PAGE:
As temperatures continue to soar in western Sydney, councils and local government have set up centres to keep locals cool this summer.
Penrith in Sydney’s west was momentarily dubbed the hottest place on Earth when it recorded a temperature of 48.9˚°C on January 4, 2020. Parramatta to Penrith’s east is also prone to extreme summer heat, with the suburb enduring 47 days with temperatures over 35˚°C in 2019.
The heat that Western Sydney residents are experiencing each summer poses a serious health risk.Heatwaves are responsible for more deaths in Australia than any other natural hazard, including bushfires, tropical cyclones, and floods.
According to the World Health Organisation (WHO), 166 000 people died worldwide due to heatwaves between 1998-2017.
In response to the heat Western Sydney was facing last summer, the Blacktown council set up several cool centres. These cool centres are places where the public can take refuge from the heat for those that cannot keep cool at home. The centres have air conditioning, drinking water, toilets and family friendly activities. The cool centres open when the Bureau of Meteorology issues a ‘severe’ or ‘extreme’ heatwave warning.
In Australia, a heatwave is defined as three or more days of unusually high day and nighttime temperatures in an area.
Weatherzone also provides councils in the region detailed temperature, extreme temperature and heatwave forecasts out to 14 days. This enables the councils to plan and staff cool centres on extremely hot days well in advance.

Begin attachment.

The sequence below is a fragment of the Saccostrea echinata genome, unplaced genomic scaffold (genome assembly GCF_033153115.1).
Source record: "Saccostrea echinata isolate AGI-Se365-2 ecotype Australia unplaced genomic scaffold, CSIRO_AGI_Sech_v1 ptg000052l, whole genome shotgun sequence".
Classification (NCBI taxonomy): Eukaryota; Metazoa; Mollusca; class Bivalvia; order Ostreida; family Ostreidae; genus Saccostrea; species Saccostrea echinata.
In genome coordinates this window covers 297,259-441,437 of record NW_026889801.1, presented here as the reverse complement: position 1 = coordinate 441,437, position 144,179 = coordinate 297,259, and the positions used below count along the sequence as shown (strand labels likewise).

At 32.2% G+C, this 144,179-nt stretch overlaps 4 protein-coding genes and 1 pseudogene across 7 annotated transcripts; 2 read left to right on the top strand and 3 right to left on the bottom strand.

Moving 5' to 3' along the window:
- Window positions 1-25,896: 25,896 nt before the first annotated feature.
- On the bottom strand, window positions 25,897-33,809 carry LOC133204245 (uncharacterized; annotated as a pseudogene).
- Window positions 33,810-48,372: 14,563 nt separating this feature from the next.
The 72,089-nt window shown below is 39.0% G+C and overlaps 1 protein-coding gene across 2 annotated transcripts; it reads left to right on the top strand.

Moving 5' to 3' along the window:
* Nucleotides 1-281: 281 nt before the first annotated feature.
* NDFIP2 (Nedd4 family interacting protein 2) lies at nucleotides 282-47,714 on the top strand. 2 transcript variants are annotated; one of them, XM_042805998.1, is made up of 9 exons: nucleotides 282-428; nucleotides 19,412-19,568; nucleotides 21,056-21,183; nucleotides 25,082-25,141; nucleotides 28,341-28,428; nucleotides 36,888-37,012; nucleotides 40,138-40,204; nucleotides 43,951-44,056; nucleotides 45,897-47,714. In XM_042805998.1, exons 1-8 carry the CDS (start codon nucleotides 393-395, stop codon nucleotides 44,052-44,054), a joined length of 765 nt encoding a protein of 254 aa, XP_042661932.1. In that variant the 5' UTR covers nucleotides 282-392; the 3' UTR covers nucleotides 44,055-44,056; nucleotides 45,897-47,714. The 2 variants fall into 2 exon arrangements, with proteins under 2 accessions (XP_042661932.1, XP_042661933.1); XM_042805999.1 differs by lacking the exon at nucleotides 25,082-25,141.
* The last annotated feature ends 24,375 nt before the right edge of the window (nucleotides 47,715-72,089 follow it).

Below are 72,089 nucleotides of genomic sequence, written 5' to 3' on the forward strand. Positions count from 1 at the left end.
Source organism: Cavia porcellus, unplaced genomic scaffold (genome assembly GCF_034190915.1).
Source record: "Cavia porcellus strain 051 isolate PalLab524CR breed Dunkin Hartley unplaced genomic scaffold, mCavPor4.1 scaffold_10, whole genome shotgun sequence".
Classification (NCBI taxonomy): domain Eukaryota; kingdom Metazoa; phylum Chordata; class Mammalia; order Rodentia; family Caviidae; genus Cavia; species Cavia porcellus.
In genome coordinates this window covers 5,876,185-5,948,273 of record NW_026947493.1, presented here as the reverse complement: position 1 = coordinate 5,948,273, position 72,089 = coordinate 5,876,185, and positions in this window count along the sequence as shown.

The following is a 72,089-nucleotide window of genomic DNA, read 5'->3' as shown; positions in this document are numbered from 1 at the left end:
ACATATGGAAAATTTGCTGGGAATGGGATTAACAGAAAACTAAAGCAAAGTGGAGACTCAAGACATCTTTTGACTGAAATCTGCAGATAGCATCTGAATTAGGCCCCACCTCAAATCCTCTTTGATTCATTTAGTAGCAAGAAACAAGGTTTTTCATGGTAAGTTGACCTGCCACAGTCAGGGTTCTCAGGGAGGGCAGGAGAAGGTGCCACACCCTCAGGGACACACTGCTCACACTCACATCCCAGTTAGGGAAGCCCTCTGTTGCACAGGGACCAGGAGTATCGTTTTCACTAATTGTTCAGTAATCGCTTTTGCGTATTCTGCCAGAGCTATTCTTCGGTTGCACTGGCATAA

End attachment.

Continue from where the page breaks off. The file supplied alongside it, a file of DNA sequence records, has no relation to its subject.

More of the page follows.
Why Is it so hot in western Sydney?
Western Sydney is prone to extreme summer heat due to a variety of natural and manmade factors.
Urban Heat Island effect
The population in Western Sydney is over 2 million and growing rapidly. The population growth in Western Sydney has led to an increase in manmade surfaces such as buildings and concrete, which absorb and retain heat. Western Sydney is also too far away from the coast to feel the cooling effect of sea breezes on some days. The combination of the urban heat island effect and its distance from the coast can make Western Sydney 5℃ or more hotter than Sydney’s eastern suburbs on some days.
Australia and the global atmosphere have warmed over the past century. According to the Bureau of Meteorology, Australia’s average air temperature has increased on average by 1.44 ± 0.24 °C since the records began in 1910. Every decade has been warmer than the previous since 1950, with both daytime and nighttime temperatures warming significantly. The number of extremely hot days has also increased in recent decades.
The heat in Western Sydney is set to increase into the future due to a combination of global warming and the urban heat Island effect.
According to the CSIRO and the Bureau of Meteorology, Western Sydney is forecast to see between a quarter and a third of summer over 35°C by 2090. They also predict that Western Sydney could see 12 days over 40˚°C by 2090, which is a huge increase from the historical average of one day per year.
What is in store for this summer?
Western Sydney is expected to see a hot and dry summer in 2023-24, with an increased number of extremely hot days under the influence of El Nino and the positive Indian Ocean Dipole.
The chart below shows that Bankstown is forecast to see 15 days above 35˚°C this summer, which is vastly different from the past three summers in Sydney, which were under the influence of La Niña-driven cooler temperatures.
Weatherzone provides seasonal forecasts out to six months in advance as well as detailed daily forecasts out to 14 days, which can help councils plan and prepare the population for extreme heat. For more information, please contact us at firstname.lastname@example.org